Columns, In the Garden

Remembering Tasha Tudor (1915-2008)

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by Henry Homeyer

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Tasha and her last corgi, Meggie.

CORNISH FLAT, N.H. – Tasha Tudor, one of America’s favorite children’s book illustrators and writers and a great gardener, died peacefully at home on June 18, 2008, at the age of 92.

She sold her first book, “Pumpkin Moonshine,” in 1938 by going to New York and walking from publishing house to publishing house with her book under her arm until she finally sold it, after many rejections, to the New York office of Oxford University Press. Since that time she has illustrated about 100 books including classics like “Little Women” and “The Secret Garden,” and written several of her own books, including “Corgiville Fair” and “Corgiville Christmas,” which came out in 2002 when she was 86.

Mrs. Tudor dressed and lived as if she were living in the 1830s, making her own clothes (similar to those of that period), growing vegetables, and until she was 84, milking her own Nubian goats. She loved to go barefoot, wearing shoes only when entertaining guests or traveling. She lived in a little house far off the beaten track in Marlboro, Vt. Her house, built by her son, Seth, was modeled on a New Hampshire farmhouse built in 1740; it was so small that when I visited her I had to duck to get through the doorways.

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Tasha’s Tea service.

In general, Mrs. Tudor hated politicians and journalists. I managed to wheedle my way into her good graces by bringing her homemade cookies and unusual plants. I’d read that she loved clematis and primroses, so I presented her with some, unusual species she did not have. After she decided I was all right, she admitted, with a wry smile, that she lined her bird cage with newspapers showing the faces of politicians, face up. A very proper lady, she did not say what she did with pictures of journalists.

An excellent cook who believed in the goodness of butter and cream, Mrs. Tudor had made a pineapple upside down cake in my honor. She loaded it with heaping spoonfuls of fresh cream she had whipped up just before my arrival, telling me she didn’t believe in the evils of cholesterol. She told me that once, when she was tired of waiting for a stone mason to show up to build a retaining wall behind her house, she put up a “Wanted” poster for him at the local post office. She offered a homemade pie as the reward for bringing him. The mason turned up the next day, claimed the pie, and began the work.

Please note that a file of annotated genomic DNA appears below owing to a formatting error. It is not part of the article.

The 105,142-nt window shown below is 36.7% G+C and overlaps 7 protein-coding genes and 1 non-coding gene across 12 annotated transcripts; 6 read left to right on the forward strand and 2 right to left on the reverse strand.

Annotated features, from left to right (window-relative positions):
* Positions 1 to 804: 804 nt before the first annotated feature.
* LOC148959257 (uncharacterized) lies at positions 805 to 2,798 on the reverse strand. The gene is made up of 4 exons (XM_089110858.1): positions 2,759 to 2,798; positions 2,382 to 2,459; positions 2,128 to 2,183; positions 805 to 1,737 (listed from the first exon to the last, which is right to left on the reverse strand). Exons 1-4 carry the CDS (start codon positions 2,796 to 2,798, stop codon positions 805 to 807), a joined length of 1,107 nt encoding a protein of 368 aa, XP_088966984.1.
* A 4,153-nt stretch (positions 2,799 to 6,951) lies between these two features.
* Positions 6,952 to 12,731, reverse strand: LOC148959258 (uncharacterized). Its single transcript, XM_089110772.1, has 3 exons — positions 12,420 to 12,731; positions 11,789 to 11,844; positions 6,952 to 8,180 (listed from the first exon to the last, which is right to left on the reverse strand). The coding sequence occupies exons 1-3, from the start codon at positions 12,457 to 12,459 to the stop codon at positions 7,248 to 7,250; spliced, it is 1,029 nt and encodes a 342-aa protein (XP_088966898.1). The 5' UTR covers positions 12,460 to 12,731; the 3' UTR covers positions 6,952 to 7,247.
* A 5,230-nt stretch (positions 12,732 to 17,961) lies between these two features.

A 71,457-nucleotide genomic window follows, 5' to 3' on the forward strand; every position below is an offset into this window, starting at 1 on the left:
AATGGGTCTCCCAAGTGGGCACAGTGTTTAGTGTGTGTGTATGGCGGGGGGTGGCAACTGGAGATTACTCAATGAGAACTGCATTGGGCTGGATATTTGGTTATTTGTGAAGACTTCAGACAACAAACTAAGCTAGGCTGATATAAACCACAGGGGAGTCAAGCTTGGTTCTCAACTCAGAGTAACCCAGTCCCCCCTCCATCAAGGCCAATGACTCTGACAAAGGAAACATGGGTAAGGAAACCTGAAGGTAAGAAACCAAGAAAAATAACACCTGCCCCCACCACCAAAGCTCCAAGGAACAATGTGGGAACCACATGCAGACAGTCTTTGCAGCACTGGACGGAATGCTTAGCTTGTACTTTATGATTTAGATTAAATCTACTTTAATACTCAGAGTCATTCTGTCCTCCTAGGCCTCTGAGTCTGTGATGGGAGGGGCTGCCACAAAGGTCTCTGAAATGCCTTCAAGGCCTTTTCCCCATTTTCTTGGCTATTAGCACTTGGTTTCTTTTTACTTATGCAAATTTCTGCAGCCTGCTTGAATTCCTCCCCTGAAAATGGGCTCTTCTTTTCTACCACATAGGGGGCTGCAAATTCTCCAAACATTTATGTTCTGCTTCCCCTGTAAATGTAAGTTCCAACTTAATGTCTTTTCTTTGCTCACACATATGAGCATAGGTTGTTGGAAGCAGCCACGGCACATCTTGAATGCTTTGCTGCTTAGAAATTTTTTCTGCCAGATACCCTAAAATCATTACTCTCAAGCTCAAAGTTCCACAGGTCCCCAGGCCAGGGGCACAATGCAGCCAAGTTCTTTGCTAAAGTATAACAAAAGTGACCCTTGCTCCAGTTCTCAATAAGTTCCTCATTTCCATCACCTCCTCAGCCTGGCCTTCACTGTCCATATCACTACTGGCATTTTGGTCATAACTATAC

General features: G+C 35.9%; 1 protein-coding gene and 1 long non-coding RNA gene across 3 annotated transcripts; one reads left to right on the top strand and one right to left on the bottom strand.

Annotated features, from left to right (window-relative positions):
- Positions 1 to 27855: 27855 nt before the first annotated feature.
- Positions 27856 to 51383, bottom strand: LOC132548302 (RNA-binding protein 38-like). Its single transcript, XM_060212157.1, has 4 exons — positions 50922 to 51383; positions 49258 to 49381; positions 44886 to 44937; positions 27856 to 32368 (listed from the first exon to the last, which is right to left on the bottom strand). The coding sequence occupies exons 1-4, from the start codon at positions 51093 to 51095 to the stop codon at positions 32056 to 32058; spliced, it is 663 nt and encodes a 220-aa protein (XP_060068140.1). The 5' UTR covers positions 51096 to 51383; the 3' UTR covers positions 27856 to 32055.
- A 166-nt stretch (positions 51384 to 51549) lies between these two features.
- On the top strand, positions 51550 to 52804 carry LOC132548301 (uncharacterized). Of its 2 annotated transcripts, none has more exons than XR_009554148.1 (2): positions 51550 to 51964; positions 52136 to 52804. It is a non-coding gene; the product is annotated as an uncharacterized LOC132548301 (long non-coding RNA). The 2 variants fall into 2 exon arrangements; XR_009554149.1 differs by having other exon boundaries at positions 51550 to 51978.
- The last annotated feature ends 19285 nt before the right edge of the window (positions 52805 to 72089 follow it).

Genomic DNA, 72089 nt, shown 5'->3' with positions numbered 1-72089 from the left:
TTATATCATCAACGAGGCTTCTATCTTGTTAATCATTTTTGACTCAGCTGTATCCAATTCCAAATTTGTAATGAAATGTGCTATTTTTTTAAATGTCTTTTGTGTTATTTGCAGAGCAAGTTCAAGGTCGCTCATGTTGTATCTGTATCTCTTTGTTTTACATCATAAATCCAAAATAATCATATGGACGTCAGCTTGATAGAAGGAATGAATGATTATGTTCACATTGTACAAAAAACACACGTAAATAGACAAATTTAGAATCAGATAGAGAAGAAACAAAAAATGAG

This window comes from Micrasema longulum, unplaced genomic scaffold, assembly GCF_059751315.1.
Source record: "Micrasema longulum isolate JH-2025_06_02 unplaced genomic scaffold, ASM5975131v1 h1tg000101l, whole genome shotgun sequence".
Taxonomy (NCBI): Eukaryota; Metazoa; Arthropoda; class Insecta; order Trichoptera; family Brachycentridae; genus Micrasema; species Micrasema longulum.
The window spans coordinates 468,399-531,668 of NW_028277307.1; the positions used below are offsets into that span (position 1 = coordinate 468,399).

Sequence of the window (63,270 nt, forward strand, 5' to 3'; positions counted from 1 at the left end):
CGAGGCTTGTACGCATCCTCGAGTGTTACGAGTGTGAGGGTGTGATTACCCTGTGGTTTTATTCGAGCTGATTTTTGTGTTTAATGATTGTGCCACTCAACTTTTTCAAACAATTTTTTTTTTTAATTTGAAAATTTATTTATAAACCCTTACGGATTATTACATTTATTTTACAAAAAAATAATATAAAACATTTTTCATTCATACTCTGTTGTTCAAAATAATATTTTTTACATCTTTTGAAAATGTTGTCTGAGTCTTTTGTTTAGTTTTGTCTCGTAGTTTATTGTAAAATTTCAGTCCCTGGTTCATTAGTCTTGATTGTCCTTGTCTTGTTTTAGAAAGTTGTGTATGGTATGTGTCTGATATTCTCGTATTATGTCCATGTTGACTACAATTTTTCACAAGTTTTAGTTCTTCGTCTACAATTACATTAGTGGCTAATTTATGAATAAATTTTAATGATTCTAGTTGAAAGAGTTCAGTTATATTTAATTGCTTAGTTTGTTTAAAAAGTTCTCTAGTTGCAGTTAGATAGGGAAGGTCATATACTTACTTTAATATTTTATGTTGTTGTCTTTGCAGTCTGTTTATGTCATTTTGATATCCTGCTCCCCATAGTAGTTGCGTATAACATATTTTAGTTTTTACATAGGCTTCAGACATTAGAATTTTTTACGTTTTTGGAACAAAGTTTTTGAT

Gardening was a passion for Mrs. Tudor, and she did some every day all spring, summer and fall. She also had a small glass greenhouse in which she grew tropical plants like Angel’s Trumpet and a huge peach-blossomed Brugmansia. She told me she first fell in love with plants at the age of five, while she and her well-connected family were visiting Alexander Graham Bell, who grew a fragrant yellow rose known as Father Hugo’s rose (Rosa hugonis).

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Tasha loved roosters, including this one named Chicahominy.

Mrs. Tudor was quite formal in some ways, but progressive, too. She used her mother’s last name, not her father’s or her husband’s. She expected to be mentioned in writing as Mrs. Tudor not Tasha, and insisted on calling me Mr. Homeyer, even when I protested that I preferred being called by my first name.

During our first visit she lamented that she wanted to plant more of her favorite crabapples, but that the varieties were no longer available. I found one for her at E.C. Brown’s nursery in Thetford, Vt., and she had her son take her there the very next day. She generally traveled with her pet rooster, Chickahominy, but no one at E.C. Brown’s remembers him being there that day. Maybe he was feeling tired: her Corgi, Meggie, loved to chase him. She told me that Chickahominy “likes to go motoring” and that for his ceaseless efforts controlling cutworms, he was “getting a PhD in entomology”.

Mrs. Tudor stayed fit and trim throughout her life. When I saw her in 2005 she said that she could still fit into her wedding dress and chin herself on a bar. She continued planting trees when she was in her late eighties, including a crabapple that Wayne Mezitt of Weston Nurseries in Hopkinton, Mass., made especially for her. He grafted a scion from an old variety that was out of commercial production, “White Weeper” onto rootstock. She had purchased the same variety of crabapple some 40 years before, and was still remembered at the nursery. She made an impression wherever she went.

Near the end of my second visit with Mrs. Tudor I asked her to what she attributed her energy, good health and long life. Without a moment’s hesitation she said, “Goat’s milk and gardening.” Then, with a straight face but a twinkle in her eye she added, “And choosing the right parents.” Mrs. Tudor grew huge expanses of forget-me-nots that bloomed in waves beneath her crabapples, which seems appropriate. She marched to her own drummer, and will not be soon forgotten.

[Homeyer’s column appears on an occasional basis. Reach him at [email protected] or PO Box 364, Cornish Flat, NH 03746.]

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